Michigan senate leader says: No $#s on DRIC bridge, no vote
By Peter Samuel
Michigan's state senate majority leader Mike Bishop (Republican) says that without revenue forecasts the upper house of the legislature will not vote on authorizing legislation for a new Detroit River International Crossing (DRIC). Michigan DOT which supports the new bridge has released a traffic-only study by Wilbur Smith Associates, but no revenue estimates.
Authorizing legislation has passed the state lower house controlled by Democrats, but it now looks doomed in the Senate.
The Canadians are gung-ho for the new DRIC bridge and have offered to lend the near-broke state of Michigan the money needfed to build a new interchange, border plaza and approaches on the US side. Skeptics question how the Canadian loans would be repaid.
The bridge span itself would be financed by a concessionaire according to the Canadian-Michigan DOT proposal, but there is no financial plan for that.
State transportation director Kirk Steudle said today that releasing toll revenue forecasts for the new bridge would weaken the state's negotiating position when procuring a concessionaire to build the toll bridge.
Potential concessionaires have already said in responses to a request for information that they do not see the project as financially viable based on tolls. They are suggesting that governments take the traffic and revenue risk by entering into availability payments contracts.
The Detroit-Windsor area already has three crossings - the Ambassador Bridge, Detroit Windsor Tunnel and the Blue Water Bridge to the north.
WSA has forecast a revival of growth in traffic which has been stagnant since the turn of the century. A rival study by Halcrow was less optimistic.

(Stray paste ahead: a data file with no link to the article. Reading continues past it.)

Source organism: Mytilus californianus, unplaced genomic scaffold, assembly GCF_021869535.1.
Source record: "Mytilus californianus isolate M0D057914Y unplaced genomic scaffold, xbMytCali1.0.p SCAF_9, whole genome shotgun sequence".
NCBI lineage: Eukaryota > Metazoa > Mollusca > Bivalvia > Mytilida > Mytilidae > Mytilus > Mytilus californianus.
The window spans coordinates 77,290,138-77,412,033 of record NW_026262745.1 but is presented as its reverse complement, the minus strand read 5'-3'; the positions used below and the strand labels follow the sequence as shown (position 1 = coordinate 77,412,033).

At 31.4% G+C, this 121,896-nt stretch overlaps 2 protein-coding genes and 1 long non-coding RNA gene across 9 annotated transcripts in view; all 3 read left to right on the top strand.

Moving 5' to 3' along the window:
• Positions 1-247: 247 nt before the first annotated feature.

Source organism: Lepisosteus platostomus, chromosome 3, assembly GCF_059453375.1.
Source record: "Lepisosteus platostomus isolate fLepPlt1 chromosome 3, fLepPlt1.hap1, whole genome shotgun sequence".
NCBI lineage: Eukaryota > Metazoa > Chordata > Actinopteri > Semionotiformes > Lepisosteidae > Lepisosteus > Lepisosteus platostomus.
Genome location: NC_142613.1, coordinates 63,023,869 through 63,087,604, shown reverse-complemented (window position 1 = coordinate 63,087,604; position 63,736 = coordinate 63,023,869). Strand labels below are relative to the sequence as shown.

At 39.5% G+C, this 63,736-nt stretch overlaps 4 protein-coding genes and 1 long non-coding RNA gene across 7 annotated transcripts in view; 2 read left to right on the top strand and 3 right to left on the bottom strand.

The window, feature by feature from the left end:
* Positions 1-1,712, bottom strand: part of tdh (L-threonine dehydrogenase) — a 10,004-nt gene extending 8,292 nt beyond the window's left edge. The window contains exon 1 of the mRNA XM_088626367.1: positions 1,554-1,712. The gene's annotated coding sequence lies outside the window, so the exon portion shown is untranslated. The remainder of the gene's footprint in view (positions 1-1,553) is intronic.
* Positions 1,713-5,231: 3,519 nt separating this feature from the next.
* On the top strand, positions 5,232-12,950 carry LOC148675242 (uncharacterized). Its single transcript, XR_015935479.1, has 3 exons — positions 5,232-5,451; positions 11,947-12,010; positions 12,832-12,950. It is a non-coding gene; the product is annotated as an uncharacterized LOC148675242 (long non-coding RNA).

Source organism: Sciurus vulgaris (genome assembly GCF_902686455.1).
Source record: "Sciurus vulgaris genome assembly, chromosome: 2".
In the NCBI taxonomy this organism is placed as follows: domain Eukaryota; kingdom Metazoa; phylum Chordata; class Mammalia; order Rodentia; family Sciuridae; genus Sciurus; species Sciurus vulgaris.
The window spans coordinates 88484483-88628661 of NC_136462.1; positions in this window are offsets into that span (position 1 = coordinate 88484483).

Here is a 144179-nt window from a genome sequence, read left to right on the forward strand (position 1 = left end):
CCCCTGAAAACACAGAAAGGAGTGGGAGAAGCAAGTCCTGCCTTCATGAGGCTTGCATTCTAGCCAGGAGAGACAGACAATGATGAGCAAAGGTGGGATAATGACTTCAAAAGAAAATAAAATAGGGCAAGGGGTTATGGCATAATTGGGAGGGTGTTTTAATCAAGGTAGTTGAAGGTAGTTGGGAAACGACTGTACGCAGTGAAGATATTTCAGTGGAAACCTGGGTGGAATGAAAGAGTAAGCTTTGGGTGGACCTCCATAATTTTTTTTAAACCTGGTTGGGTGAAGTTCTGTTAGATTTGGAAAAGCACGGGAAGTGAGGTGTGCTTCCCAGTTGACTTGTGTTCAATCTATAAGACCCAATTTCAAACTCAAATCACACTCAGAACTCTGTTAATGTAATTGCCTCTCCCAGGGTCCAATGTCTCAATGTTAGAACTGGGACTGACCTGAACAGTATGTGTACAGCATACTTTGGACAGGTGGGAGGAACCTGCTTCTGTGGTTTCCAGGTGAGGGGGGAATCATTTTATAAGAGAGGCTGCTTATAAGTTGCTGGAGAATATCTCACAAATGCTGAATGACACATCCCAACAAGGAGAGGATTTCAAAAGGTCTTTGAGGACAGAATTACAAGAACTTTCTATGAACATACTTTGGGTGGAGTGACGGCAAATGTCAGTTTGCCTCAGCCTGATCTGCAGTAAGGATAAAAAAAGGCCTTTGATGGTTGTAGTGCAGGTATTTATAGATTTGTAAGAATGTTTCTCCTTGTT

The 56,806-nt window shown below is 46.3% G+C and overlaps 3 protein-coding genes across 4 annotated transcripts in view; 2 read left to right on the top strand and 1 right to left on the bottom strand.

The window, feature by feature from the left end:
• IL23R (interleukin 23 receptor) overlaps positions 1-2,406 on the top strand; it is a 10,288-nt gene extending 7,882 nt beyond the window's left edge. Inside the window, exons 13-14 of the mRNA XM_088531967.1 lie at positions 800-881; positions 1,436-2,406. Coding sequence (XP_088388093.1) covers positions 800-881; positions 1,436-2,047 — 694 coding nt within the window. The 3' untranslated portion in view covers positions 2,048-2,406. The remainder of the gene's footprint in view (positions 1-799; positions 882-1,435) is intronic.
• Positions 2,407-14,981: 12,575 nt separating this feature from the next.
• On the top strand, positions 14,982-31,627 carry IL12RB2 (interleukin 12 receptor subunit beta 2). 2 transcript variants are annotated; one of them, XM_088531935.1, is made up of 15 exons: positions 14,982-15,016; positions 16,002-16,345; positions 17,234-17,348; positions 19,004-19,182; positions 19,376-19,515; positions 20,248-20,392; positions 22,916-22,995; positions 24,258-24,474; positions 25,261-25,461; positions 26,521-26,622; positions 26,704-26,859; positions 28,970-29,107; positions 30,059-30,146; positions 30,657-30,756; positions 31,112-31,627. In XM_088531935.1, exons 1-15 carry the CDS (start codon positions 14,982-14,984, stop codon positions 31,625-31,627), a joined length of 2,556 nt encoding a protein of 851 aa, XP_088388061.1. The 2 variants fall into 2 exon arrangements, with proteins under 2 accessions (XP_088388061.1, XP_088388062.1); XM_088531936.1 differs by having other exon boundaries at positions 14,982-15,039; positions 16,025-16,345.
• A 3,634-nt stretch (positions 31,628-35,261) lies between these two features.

Compromise a ways off
A compromise could eventually be to defer the DRIC while getting the Ambassador Bridge company to build a new parallel span of 6 modern lanes taking advantage of heavy investments in the interchange and border plazas on the US side and the border plaza on the Canadian side.
The existing bridge is over 80 years old and has only four tight lanes.
The Canadian objection to the Ambassador bridge has also been the lack of a free flow link between the bridge and the expressways of the area. A Windsor-Essex Parkway currently under construction will provide free flow expressway conditions from the H401 to the site of the proposed DRIC bridge.
The compromise would require the Canadians to lengthen that Windsor-Essex Parkway from the presently planned end at the DRIC less than 2 miles (3km) to the Ambassador plaza.
Huge ill-will incurred
The Ambassador bridge company has incurred huge ill-will on both sides of the border through the unattractive personalities of the owners, their breaches of contracts, engaging in unpermitted construction, and claims of a perpetual right to a monopoly.
The bridge would probably have to be sold to less tainted owners for any such compromise to be struck.
see earlier 'peace plan' report
Steudle's secrecy a blunder
Meanwhile secretary Steudle's reluctance to release revenue estimates for the new DRIC is a gift to opponents now able to charge him with covering up a potential financial catastrophe. No state official negotiating a concession has ever previously, to our knowledge, said that forecasts must be kept secret.
To the contrary, publicly available revenue studies are normally a key part of the concession procurement.